Sharing output streams through a JNI interface


Maybe it’s me, but there seems to be a shortage of expert information on the net these days. I dunno about you but I constantly find myself running out of Google links and StackOverflow replies when looking for an answer to some rather valid technical issues. Am I the only one out there trying some of these crazy ideas or is the internet playing a savage game on me? Hi, I’m Cliff, and you’re here because you were waiting for me to post something crazy and far reaching. Maybe you were waiting on the, “How to tether your 8830 to your 1st Gen iPad” article. Maybe you were looking for info on how to install a Linux based firmware on your brand new Samsung 3D television. Whatever it is that brought you here, welcome to my little corner of the net where solutions to obscure technical issues are the norm.

I recently went on a journey into JNI land. I had visited many years ago plugging native MS Excel reporting into legacy RPG/400 programs via ILE wrappers around the POI project. Things were so much smoother back then. Flash forward to recent weeks as I wade through my old C manuals and skip through google links for Makefile tutorials. My project was to take a 3rd party native API, with C source code examples into the modern age. We need to use this API in a serious multi-user environment. To put it in simple yet technical terms, I needed to stream binary data from this API over the internet to a mobile device. Without being too specific and revealing let me give a generic example that colors the picture of what I’ve accomplished.

Say you have this blob of binary data. Go ahead, say it. Now say it once more but this time wait for a co-worker to walk by. Say the binary blob is generated from a native API that costs, oh about $2000 a seat. (The cost is not nearly as important as the seat.) Now say the API is not documented with any examples in the programming language of your choice. (Say that last sentence aloud with a girlie giggle between the 6th and 7th words.) Let’s pretend the only example given uses an old fashioned main function C reading cmd line arguments. Let’s pretend you have clients that need this blob on the other side of the internet. What are your options?

You could call the API using the command line example which writes to the file system. You could then read the generated file back across the internet using your favorite Ruby/Python/PHP programming toy. Then you would have to deal with file write collisions, the overhead of disk access, cleaning up the file after its written, file locks if you’re on Windows, and many other headaches.

You could modify the example to write directly to the internet. Then you have to deal with either implementing HTTP or talking to yet another 3rd party API written in the same language. You’d also have to deal with the language which you only use on the rarest of occasions… like never.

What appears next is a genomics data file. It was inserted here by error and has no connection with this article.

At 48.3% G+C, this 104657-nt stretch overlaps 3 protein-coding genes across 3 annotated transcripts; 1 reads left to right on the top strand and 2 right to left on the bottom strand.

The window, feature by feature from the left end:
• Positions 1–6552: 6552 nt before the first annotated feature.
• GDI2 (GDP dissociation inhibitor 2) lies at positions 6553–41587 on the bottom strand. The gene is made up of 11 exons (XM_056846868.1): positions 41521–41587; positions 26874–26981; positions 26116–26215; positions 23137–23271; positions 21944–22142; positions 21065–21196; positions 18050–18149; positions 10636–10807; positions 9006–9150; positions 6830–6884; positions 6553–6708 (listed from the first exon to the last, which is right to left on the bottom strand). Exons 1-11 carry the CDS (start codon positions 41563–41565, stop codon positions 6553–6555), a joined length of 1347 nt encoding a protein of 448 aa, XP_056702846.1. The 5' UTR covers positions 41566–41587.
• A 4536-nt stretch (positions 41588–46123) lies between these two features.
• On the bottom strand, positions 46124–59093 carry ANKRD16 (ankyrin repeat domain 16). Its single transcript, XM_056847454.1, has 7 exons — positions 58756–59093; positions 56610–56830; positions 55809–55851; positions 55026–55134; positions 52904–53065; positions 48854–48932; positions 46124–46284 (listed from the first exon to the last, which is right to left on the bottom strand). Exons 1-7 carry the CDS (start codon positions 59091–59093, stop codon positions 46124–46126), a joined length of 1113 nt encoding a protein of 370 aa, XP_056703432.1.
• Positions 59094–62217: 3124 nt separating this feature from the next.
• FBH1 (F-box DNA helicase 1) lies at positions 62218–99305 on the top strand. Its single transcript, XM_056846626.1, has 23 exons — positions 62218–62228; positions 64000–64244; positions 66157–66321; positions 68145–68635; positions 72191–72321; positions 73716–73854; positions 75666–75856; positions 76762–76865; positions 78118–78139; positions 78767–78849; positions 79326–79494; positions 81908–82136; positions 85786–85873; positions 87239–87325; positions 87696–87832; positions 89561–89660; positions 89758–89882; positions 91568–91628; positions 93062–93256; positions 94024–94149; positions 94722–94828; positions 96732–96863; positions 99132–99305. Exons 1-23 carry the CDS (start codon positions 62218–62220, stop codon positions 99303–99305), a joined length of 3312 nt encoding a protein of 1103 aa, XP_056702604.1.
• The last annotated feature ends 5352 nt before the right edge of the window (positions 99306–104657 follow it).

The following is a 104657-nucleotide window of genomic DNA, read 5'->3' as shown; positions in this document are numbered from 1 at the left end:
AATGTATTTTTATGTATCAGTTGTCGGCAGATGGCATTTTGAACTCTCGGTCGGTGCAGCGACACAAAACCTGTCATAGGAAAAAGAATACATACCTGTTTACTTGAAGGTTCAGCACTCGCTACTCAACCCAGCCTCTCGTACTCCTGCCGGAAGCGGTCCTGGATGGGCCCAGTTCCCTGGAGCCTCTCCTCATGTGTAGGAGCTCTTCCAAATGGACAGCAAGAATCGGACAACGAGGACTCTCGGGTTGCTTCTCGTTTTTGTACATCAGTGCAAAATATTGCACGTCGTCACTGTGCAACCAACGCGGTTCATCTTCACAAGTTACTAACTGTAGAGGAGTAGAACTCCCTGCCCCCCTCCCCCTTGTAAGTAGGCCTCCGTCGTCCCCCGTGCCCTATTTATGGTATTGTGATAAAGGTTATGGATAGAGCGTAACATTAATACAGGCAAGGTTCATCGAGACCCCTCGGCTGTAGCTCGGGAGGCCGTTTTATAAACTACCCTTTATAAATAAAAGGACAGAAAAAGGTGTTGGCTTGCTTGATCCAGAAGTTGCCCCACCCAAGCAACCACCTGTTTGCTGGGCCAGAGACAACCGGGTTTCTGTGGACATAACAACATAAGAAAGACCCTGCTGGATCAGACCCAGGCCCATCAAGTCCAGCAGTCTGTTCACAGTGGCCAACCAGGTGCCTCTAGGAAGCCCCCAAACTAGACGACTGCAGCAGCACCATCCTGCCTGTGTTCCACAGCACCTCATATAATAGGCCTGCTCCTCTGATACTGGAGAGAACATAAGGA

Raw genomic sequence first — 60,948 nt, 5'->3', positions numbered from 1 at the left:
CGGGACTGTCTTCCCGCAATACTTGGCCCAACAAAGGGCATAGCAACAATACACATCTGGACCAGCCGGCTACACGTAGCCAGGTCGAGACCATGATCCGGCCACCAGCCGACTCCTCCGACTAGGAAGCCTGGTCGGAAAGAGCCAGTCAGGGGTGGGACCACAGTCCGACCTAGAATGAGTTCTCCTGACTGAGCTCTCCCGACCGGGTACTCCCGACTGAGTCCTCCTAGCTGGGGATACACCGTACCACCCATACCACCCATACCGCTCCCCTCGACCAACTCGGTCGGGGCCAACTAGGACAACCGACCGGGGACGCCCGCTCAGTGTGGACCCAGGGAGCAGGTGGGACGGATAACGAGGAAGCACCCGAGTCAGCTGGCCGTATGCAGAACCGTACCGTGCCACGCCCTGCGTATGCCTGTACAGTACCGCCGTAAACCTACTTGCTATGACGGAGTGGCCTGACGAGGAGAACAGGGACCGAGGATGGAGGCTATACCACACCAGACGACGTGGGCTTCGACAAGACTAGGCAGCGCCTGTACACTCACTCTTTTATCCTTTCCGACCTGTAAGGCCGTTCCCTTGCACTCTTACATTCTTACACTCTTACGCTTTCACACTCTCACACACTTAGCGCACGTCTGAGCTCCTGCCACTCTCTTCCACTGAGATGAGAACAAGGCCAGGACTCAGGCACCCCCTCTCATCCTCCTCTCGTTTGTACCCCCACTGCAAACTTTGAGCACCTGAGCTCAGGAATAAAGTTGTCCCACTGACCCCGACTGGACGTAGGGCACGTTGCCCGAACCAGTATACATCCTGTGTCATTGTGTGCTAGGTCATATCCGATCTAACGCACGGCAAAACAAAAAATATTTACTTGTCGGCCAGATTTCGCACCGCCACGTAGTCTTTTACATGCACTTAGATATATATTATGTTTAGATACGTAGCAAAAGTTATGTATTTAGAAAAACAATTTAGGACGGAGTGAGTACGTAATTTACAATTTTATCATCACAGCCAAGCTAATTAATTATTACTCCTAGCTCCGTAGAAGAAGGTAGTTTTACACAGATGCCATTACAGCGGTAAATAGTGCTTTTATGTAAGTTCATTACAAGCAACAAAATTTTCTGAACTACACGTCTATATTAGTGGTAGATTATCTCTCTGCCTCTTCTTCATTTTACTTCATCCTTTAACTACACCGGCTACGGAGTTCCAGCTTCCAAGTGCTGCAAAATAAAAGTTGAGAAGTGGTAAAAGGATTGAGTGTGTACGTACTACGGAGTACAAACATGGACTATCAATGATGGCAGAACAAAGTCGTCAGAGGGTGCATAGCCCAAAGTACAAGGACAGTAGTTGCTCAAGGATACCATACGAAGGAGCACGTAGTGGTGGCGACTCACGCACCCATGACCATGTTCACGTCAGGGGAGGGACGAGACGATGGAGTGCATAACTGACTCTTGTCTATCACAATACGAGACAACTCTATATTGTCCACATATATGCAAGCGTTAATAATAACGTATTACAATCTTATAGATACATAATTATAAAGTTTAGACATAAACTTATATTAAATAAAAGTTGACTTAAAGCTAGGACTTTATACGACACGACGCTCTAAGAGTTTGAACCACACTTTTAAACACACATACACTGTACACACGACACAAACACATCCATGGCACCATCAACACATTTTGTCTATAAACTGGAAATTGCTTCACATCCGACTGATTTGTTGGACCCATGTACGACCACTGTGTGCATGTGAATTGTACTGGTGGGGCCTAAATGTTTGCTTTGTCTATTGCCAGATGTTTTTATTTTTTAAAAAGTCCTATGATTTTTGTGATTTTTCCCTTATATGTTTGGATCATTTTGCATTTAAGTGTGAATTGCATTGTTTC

You could opt for the Language compatibility API that comes in the language of your liking with the additional purchase of two other vendor products. (API not sold separately.) You could do a number of different things each with their own drawbacks or you could do what I did… design a native interface.

I used JNI to write binary data from C back to a Java object. My first reaction was, “Gosh! How do I write a C++ output stream like thing to a Java output stream?” My second reaction was, “Don’t I need an input stream instead of an outputstream? Which end of which stream plugs in where?” (I always have that reaction when I deal with I/O streams.) the short answer, which applies equally to pure Java, C++, and Java/C++ is that you need threads to connect two streams… ALWAYS. There’s no safe way to deal with threads so thought a little harder. Because the output was delivered incrementally in my case, I opted to use a callback strategy. In other words, the API used callbacks to hand chunks of binary in array form to a calling application. I simply plugged in my JNI C code to accept these arrays and relay them to the original invoking Java object.

You have to be really careful with JNI native array conversion. There’s a proper way to copy bytes from C to Java and then there’s the whole, “is this a copy or a direct reference?” issue. Also you might get confused with array pinning in later VMs, but that really shouldn’t matter if you only need to materialize the data briefly in C.

In all, the general strategy for sharing binary data (A/V files, images, etc.) from C with Java requires byte arrays. You create a Java byte array in C like this:

const char[] rawData = {0,1,2,3,4,5,6,7,8,9}; //Or get some raw data from somewhere
int dataSize = sizeof(rawData);
printf("Building raw data array copy\n");
jbyteArray rawDataCopy = env->NewByteArray(dataSize);
env->SetByteArrayRegion(rawDataCopy, 0, dataSize, rawData);

And pass it to Java like this:

printf("Finding callback method\n");